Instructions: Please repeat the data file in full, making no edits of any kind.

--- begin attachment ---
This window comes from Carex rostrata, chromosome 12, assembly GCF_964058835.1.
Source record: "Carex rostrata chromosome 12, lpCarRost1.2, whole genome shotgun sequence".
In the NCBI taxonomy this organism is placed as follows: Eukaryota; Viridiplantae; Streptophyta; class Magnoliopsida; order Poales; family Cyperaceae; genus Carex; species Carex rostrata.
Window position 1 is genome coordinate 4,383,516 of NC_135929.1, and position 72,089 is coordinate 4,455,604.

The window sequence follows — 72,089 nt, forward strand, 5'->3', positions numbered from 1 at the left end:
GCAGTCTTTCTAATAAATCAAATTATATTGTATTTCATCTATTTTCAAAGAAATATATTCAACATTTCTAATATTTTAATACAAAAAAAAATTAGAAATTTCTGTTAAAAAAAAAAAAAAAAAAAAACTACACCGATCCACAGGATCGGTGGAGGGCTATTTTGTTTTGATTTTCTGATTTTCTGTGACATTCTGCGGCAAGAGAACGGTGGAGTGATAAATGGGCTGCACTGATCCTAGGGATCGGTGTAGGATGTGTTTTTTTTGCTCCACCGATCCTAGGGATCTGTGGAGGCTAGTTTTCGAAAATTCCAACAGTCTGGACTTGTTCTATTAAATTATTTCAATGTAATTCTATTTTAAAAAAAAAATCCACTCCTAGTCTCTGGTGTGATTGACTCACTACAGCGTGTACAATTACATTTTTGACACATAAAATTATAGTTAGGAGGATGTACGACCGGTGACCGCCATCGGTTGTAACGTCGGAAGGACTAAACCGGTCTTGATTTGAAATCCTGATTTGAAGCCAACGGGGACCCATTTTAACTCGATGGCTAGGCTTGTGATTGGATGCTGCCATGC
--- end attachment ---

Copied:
This window comes from Carex rostrata, chromosome 12, assembly GCF_964058835.1.
Source record: "Carex rostrata chromosome 12, lpCarRost1.2, whole genome shotgun sequence".
In the NCBI taxonomy this organism is placed as follows: Eukaryota; Viridiplantae; Streptophyta; class Magnoliopsida; order Poales; family Cyperaceae; genus Carex; species Carex rostrata.
Window position 1 is genome coordinate 4,383,516 of NC_135929.1, and position 72,089 is coordinate 4,455,604.

The window sequence follows — 72,089 nt, forward strand, 5'->3', positions numbered from 1 at the left end:
GCAGTCTTTCTAATAAATCAAATTATATTGTATTTCATCTATTTTCAAAGAAATATATTCAACATTTCTAATATTTTAATACAAAAAAAAATTAGAAATTTCTGTTAAAAAAAAAAAAAAAAAAAAACTACACCGATCCACAGGATCGGTGGAGGGCTATTTTGTTTTGATTTTCTGATTTTCTGTGACATTCTGCGGCAAGAGAACGGTGGAGTGATAAATGGGCTGCACTGATCCTAGGGATCGGTGTAGGATGTGTTTTTTTTGCTCCACCGATCCTAGGGATCTGTGGAGGCTAGTTTTCGAAAATTCCAACAGTCTGGACTTGTTCTATTAAATTATTTCAATGTAATTCTATTTTAAAAAAAAAATCCACTCCTAGTCTCTGGTGTGATTGACTCACTACAGCGTGTACAATTACATTTTTGACACATAAAATTATAGTTAGGAGGATGTACGACCGGTGACCGCCATCGGTTGTAACGTCGGAAGGACTAAACCGGTCTTGATTTGAAATCCTGATTTGAAGCCAACGGGGACCCATTTTAACTCGATGGCTAGGCTTGTGATTGGATGCTGCCATGC